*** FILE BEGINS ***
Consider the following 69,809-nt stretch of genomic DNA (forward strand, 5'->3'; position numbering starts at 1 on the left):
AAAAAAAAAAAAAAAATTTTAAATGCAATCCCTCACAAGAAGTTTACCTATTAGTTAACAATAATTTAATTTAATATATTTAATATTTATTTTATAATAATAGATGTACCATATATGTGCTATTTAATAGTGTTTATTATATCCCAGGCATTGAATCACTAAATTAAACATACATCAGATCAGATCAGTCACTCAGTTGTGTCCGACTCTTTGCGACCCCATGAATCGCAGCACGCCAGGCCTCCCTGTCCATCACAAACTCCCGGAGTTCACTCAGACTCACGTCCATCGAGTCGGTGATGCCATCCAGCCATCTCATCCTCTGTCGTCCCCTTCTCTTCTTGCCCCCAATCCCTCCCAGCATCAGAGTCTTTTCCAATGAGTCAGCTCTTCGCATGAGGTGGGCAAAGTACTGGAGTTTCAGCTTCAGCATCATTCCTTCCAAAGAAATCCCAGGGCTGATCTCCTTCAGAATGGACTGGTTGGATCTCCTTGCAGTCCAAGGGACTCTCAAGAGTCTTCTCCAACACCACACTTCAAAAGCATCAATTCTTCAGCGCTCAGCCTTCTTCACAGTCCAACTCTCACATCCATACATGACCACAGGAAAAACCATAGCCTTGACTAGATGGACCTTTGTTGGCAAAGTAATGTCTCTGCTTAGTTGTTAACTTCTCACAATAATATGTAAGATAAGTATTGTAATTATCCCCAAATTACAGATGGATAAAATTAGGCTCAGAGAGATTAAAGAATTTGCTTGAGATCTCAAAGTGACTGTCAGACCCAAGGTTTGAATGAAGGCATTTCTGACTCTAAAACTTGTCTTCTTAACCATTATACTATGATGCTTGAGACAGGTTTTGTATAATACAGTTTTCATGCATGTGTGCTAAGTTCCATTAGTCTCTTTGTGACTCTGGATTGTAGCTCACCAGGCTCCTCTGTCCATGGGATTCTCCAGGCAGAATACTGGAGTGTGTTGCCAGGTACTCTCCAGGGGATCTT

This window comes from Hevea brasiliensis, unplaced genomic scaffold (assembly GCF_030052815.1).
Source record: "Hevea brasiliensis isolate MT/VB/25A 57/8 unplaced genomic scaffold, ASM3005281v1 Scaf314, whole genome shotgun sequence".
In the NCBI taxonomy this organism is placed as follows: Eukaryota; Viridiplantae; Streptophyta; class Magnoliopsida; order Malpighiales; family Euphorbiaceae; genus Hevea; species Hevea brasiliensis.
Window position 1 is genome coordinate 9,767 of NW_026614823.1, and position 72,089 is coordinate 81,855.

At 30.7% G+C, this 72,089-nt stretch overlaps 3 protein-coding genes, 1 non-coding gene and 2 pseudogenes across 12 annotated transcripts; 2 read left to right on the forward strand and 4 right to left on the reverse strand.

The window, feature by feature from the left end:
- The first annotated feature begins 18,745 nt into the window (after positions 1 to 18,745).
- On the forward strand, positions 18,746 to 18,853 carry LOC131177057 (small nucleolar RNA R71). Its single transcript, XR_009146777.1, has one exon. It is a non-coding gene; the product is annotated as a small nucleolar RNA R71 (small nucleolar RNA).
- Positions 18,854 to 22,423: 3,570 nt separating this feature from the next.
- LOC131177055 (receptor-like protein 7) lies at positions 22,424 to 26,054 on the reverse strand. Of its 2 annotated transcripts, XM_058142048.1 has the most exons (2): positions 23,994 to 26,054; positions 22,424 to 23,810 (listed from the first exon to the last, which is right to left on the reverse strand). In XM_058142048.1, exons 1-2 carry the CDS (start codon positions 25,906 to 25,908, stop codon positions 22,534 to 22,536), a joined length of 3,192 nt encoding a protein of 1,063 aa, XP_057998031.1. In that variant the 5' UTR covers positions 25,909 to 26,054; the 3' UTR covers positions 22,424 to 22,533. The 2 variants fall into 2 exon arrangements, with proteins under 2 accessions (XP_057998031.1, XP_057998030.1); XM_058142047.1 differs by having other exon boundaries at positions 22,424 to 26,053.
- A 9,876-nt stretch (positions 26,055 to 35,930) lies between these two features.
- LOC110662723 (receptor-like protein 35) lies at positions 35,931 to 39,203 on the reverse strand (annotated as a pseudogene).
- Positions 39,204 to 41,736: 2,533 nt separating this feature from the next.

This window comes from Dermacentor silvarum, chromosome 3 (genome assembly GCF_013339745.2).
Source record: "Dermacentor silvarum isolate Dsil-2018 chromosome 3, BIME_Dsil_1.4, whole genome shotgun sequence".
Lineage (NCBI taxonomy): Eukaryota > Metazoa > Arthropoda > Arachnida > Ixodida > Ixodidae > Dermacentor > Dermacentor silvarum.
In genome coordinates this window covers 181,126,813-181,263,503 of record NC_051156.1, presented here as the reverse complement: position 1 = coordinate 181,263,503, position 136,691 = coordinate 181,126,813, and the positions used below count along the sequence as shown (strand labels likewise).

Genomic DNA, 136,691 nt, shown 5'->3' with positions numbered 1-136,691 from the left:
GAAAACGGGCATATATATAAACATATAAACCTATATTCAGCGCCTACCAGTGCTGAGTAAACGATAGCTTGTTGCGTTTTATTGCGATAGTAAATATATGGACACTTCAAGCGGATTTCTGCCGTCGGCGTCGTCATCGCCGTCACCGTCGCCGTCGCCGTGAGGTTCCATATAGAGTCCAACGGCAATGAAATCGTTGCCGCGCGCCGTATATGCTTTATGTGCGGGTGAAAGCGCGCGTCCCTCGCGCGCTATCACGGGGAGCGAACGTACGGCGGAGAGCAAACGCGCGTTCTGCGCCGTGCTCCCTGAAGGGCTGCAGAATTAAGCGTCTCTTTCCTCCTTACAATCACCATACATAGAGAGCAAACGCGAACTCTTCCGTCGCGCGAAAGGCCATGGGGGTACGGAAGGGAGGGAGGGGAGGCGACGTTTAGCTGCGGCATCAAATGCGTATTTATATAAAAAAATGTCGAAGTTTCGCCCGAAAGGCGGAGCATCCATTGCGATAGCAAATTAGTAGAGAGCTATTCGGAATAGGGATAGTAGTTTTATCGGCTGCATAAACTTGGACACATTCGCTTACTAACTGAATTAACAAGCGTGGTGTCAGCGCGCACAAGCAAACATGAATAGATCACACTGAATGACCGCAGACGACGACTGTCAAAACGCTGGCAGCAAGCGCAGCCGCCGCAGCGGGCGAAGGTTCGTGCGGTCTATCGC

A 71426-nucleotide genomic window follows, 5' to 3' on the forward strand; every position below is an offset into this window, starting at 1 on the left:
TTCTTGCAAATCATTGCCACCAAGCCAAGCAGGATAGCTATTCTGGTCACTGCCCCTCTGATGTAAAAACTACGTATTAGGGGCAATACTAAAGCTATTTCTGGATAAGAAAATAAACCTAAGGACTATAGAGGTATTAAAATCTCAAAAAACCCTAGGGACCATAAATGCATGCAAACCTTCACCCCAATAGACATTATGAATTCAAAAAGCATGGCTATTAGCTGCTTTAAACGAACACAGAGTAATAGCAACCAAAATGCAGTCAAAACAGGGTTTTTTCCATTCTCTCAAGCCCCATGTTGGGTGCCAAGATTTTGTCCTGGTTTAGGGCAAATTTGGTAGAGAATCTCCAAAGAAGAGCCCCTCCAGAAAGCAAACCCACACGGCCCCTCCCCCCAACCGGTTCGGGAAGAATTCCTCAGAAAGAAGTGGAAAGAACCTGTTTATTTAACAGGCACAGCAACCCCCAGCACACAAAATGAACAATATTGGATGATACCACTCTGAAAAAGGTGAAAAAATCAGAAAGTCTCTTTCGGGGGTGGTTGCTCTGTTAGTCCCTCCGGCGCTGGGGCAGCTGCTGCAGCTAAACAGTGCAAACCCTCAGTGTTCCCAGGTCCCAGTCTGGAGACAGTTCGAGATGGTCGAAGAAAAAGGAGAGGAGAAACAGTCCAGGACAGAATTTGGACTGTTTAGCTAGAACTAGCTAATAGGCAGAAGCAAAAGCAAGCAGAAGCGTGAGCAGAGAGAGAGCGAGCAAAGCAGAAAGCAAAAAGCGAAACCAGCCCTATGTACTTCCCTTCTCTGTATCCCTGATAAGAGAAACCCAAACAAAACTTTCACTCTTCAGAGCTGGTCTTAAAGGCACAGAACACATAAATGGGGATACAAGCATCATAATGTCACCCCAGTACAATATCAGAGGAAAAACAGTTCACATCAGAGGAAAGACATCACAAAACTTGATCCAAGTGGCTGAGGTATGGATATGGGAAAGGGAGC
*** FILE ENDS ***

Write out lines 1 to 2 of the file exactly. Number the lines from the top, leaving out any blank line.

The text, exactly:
Consider the following 69,809-nt stretch of genomic DNA (forward strand, 5'->3'; position numbering starts at 1 on the left):
AAAAAAAAAAAAAAAATTTTAAATGCAATCCCTCACAAGAAGTTTACCTATTAGTTAACAATAATTTAATTTAATATATTTAATATTTATTTTATAATAATAGATGTACCATATATGTGCTATTTAATAGTGTTTATTATATCCCAGGCATTGAATCACTAAATTAAACATACATCAGATCAGATCAGTCACTCAGTTGTGTCCGACTCTTTGCGACCCCATGAATCGCAGCACGCCAGGCCTCCCTGTCCATCACAAACTCCCGGAGTTCACTCAGACTCACGTCCATCGAGTCGGTGATGCCATCCAGCCATCTCATCCTCTGTCGTCCCCTTCTCTTCTTGCCCCCAATCCCTCCCAGCATCAGAGTCTTTTCCAATGAGTCAGCTCTTCGCATGAGGTGGGCAAAGTACTGGAGTTTCAGCTTCAGCATCATTCCTTCCAAAGAAATCCCAGGGCTGATCTCCTTCAGAATGGACTGGTTGGATCTCCTTGCAGTCCAAGGGACTCTCAAGAGTCTTCTCCAACACCACACTTCAAAAGCATCAATTCTTCAGCGCTCAGCCTTCTTCACAGTCCAACTCTCACATCCATACATGACCACAGGAAAAACCATAGCCTTGACTAGATGGACCTTTGTTGGCAAAGTAATGTCTCTGCTTAGTTGTTAACTTCTCACAATAATATGTAAGATAAGTATTGTAATTATCCCCAAATTACAGATGGATAAAATTAGGCTCAGAGAGATTAAAGAATTTGCTTGAGATCTCAAAGTGACTGTCAGACCCAAGGTTTGAATGAAGGCATTTCTGACTCTAAAACTTGTCTTCTTAACCATTATACTATGATGCTTGAGACAGGTTTTGTATAATACAGTTTTCATGCATGTGTGCTAAGTTCCATTAGTCTCTTTGTGACTCTGGATTGTAGCTCACCAGGCTCCTCTGTCCATGGGATTCTCCAGGCAGAATACTGGAGTGTGTTGCCAGGTACTCTCCAGGGGATCTT